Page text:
MONDAY, July 8, 2019 (HealthDay News) — Just under half of U.S. adults have some doubts about vaccine safety, according to a survey released by the American Osteopathic Association.

The Harris Poll, on behalf of the American Osteopathic Association, conducted an online survey of 2,007 U.S. adults from May 28 to 30, 2019.

Survey results showed that 55 percent of respondents said they do not doubt the safety of vaccines. When asked another way, 82 percent of respondents said they either “think the benefits of vaccination outweigh the potential risks of vaccine side effects” or “think vaccines are safe and effective.” However, 8 percent selected responses expressing serious doubt and an additional 9 percent said they were unsure. The top three doubt-causing sources were online articles (16 percent), past secrets/wrongdoing by the pharmaceutical industry (16 percent), and information from medical experts (12 percent).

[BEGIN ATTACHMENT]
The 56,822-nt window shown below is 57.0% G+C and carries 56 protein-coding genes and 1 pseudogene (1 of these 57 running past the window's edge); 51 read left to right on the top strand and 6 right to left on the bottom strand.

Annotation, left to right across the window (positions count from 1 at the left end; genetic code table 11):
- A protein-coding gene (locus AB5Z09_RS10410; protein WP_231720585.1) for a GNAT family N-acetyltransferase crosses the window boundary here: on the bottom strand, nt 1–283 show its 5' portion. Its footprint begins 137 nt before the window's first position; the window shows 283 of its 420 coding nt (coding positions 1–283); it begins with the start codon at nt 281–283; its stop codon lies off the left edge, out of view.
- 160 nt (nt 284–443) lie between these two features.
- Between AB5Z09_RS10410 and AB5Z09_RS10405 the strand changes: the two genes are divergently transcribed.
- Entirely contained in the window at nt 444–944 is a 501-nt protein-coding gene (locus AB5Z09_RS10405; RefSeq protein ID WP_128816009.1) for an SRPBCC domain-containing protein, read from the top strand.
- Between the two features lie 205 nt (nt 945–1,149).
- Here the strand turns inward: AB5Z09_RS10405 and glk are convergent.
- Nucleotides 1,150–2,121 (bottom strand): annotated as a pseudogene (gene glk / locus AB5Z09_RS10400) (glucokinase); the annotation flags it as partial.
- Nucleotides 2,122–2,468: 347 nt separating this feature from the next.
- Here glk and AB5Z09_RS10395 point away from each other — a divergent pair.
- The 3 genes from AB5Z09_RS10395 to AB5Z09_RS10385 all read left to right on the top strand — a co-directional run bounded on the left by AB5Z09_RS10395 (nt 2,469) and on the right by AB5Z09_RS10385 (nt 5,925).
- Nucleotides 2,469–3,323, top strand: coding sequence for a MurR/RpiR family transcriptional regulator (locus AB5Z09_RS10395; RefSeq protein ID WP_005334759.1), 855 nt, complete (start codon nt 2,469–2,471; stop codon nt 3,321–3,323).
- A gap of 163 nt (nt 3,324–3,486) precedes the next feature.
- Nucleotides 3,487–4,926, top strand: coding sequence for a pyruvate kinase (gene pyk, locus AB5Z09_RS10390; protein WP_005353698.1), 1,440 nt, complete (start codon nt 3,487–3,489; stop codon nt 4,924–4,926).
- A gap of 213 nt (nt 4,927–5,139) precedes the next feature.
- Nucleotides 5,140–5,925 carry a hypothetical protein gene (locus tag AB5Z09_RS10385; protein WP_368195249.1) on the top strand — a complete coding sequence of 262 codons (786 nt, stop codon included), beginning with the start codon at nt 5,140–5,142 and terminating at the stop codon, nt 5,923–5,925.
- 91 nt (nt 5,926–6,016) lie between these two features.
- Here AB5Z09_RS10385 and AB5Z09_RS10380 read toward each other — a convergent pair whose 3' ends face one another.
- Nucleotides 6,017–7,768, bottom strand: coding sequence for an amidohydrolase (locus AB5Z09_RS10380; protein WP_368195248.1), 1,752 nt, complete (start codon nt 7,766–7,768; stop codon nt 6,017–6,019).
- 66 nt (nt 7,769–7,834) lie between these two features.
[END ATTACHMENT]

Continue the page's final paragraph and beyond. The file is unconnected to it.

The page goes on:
“The number of people who believe vaccines are dangerous and refuse to get them is still relatively small,” Rachel Shmuts, D.O., a psychiatrist from Cherry Hill, New Jersey, said in a statement. “However, online support groups seem to solidify their beliefs, making them less susceptible to influence from their neighbors and real-world communities.”

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